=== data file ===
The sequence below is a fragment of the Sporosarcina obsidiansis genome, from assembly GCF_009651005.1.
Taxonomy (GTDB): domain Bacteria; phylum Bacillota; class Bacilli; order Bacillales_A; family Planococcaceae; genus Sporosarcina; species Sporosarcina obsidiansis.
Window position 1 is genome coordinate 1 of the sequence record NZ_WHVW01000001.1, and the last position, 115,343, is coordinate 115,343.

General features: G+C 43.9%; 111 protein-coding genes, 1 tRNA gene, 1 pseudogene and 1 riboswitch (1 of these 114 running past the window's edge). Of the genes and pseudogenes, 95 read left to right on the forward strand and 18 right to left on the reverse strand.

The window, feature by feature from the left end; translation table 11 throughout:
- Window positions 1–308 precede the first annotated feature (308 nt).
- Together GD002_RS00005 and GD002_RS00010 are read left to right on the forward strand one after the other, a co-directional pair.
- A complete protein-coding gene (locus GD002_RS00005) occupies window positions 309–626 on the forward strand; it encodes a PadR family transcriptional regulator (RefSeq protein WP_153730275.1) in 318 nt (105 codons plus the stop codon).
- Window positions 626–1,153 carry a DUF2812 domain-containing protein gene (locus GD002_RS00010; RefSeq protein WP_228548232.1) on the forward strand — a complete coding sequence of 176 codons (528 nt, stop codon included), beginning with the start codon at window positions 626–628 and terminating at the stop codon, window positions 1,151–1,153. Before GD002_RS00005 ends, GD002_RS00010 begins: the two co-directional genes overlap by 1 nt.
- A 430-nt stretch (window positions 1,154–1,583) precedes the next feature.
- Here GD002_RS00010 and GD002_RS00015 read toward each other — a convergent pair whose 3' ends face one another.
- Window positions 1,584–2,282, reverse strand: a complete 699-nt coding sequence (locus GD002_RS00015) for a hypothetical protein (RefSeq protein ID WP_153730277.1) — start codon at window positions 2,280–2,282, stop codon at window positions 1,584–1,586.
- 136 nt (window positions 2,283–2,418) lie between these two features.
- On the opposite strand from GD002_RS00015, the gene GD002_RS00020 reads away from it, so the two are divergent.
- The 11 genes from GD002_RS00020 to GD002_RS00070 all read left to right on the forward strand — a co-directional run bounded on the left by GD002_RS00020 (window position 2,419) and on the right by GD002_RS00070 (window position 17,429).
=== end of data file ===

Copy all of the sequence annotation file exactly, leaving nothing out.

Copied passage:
The sequence below is a fragment of the Sporosarcina obsidiansis genome, from assembly GCF_009651005.1.
Taxonomy (GTDB): domain Bacteria; phylum Bacillota; class Bacilli; order Bacillales_A; family Planococcaceae; genus Sporosarcina; species Sporosarcina obsidiansis.
Window position 1 is genome coordinate 1 of the sequence record NZ_WHVW01000001.1, and the last position, 115,343, is coordinate 115,343.

General features: G+C 43.9%; 111 protein-coding genes, 1 tRNA gene, 1 pseudogene and 1 riboswitch (1 of these 114 running past the window's edge). Of the genes and pseudogenes, 95 read left to right on the forward strand and 18 right to left on the reverse strand.

The window, feature by feature from the left end; translation table 11 throughout:
- Window positions 1–308 precede the first annotated feature (308 nt).
- Together GD002_RS00005 and GD002_RS00010 are read left to right on the forward strand one after the other, a co-directional pair.
- A complete protein-coding gene (locus GD002_RS00005) occupies window positions 309–626 on the forward strand; it encodes a PadR family transcriptional regulator (RefSeq protein WP_153730275.1) in 318 nt (105 codons plus the stop codon).
- Window positions 626–1,153 carry a DUF2812 domain-containing protein gene (locus GD002_RS00010; RefSeq protein WP_228548232.1) on the forward strand — a complete coding sequence of 176 codons (528 nt, stop codon included), beginning with the start codon at window positions 626–628 and terminating at the stop codon, window positions 1,151–1,153. Before GD002_RS00005 ends, GD002_RS00010 begins: the two co-directional genes overlap by 1 nt.
- A 430-nt stretch (window positions 1,154–1,583) precedes the next feature.
- Here GD002_RS00010 and GD002_RS00015 read toward each other — a convergent pair whose 3' ends face one another.
- Window positions 1,584–2,282, reverse strand: a complete 699-nt coding sequence (locus GD002_RS00015) for a hypothetical protein (RefSeq protein ID WP_153730277.1) — start codon at window positions 2,280–2,282, stop codon at window positions 1,584–1,586.
- 136 nt (window positions 2,283–2,418) lie between these two features.
- On the opposite strand from GD002_RS00015, the gene GD002_RS00020 reads away from it, so the two are divergent.
- The 11 genes from GD002_RS00020 to GD002_RS00070 all read left to right on the forward strand — a co-directional run bounded on the left by GD002_RS00020 (window position 2,419) and on the right by GD002_RS00070 (window position 17,429).